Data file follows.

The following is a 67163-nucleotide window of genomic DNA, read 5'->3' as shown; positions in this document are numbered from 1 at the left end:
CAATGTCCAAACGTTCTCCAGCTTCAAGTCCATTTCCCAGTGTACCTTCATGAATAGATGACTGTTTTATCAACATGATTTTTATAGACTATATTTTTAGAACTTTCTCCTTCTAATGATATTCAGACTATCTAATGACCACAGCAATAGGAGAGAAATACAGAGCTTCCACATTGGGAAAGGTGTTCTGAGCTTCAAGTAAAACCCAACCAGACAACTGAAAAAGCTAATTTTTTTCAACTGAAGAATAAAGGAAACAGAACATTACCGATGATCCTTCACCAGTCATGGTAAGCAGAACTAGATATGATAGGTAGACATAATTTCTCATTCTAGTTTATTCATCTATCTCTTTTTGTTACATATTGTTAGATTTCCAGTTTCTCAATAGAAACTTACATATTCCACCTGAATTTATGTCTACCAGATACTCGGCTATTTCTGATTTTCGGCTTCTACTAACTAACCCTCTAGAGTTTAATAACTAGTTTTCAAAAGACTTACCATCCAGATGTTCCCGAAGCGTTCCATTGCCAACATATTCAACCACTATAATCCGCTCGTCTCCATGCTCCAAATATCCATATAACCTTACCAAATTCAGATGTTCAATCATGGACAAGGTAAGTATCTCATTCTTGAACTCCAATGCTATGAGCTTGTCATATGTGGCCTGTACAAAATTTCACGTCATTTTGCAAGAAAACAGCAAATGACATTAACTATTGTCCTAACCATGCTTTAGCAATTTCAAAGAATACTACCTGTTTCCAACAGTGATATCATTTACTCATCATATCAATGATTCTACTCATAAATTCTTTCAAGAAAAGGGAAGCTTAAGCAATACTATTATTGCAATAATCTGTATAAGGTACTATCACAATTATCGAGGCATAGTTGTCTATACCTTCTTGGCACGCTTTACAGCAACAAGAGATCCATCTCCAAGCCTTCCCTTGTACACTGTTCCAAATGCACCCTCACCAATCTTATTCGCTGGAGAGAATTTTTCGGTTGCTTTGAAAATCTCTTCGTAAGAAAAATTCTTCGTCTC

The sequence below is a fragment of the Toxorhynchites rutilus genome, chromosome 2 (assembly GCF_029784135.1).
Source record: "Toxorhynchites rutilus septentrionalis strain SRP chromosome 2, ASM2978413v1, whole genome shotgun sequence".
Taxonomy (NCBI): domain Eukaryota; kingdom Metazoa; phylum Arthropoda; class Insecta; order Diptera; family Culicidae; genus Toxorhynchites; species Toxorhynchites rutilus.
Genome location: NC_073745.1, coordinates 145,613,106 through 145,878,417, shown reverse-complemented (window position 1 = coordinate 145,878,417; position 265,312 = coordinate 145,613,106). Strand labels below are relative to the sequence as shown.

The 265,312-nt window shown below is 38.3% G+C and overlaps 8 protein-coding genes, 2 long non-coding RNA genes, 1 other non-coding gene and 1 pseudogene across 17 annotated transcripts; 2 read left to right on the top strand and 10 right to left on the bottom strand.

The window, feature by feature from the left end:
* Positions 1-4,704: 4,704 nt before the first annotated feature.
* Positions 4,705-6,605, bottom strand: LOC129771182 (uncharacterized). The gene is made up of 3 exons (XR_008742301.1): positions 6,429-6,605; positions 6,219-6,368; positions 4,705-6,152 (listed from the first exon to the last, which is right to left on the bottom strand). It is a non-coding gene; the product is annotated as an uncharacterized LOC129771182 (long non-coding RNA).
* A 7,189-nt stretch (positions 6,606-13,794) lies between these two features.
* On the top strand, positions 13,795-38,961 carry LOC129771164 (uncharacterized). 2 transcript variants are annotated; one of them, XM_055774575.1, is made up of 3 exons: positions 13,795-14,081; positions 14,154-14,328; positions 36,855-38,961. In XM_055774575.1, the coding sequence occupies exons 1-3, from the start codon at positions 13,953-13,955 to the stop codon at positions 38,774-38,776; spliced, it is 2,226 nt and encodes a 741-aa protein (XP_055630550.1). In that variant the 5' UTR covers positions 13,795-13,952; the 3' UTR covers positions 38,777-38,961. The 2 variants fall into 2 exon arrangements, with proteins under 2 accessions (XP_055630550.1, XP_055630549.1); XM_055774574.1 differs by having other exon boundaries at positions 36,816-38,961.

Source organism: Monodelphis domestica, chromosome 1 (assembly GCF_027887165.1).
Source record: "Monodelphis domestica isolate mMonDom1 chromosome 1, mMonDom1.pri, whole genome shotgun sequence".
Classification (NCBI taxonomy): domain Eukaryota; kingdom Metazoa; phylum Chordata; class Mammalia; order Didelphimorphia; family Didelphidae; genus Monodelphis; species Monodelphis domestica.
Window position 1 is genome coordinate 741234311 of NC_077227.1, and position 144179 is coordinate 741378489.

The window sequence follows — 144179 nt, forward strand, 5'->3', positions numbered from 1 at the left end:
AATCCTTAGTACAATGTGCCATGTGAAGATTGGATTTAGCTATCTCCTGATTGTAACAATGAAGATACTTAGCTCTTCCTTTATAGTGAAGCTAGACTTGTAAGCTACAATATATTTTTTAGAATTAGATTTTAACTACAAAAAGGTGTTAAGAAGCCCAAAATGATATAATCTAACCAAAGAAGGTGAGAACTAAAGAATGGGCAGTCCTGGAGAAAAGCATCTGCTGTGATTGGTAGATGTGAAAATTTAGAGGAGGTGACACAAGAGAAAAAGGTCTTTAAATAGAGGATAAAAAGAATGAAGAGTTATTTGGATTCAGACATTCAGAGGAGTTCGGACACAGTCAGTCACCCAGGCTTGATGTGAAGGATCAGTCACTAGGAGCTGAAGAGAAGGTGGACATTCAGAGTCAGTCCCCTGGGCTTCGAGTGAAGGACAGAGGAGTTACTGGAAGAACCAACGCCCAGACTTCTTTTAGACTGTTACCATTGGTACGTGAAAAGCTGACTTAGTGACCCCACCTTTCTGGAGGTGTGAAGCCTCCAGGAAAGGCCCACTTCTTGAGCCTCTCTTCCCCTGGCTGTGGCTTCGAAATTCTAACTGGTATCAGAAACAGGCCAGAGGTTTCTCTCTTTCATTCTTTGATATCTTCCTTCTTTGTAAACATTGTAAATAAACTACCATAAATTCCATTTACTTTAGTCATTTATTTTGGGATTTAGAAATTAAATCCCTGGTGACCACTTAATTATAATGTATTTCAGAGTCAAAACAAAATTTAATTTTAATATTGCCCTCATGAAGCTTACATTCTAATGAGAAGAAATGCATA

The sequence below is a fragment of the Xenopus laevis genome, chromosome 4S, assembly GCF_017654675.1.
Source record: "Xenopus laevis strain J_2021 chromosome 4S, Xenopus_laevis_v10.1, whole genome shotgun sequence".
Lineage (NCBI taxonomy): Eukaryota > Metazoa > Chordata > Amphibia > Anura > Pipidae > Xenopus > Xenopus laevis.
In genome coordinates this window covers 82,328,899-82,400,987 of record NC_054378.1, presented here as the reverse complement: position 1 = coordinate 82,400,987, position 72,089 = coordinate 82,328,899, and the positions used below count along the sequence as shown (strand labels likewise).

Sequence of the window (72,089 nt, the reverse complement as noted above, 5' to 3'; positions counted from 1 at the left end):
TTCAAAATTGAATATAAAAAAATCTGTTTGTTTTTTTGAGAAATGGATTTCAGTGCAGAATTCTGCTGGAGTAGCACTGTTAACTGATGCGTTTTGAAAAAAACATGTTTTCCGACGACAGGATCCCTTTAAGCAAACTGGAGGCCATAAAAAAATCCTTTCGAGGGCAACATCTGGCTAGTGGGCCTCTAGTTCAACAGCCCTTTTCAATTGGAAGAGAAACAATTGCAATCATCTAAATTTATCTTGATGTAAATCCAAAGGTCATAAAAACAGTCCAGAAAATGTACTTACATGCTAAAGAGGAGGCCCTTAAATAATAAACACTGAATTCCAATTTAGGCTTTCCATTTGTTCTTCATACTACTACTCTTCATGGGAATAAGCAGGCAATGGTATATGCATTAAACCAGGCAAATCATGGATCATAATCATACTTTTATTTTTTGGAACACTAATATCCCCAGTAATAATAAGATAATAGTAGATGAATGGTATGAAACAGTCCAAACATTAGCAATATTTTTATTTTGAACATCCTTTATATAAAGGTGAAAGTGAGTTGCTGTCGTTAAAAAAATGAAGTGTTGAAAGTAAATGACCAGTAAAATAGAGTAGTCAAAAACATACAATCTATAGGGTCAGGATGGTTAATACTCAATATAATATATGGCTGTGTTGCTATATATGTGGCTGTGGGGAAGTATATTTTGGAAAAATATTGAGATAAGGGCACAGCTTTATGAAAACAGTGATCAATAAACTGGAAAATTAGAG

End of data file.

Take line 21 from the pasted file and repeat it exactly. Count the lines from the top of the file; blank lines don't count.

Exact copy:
Lineage (NCBI taxonomy): Eukaryota > Metazoa > Chordata > Amphibia > Anura > Pipidae > Xenopus > Xenopus laevis.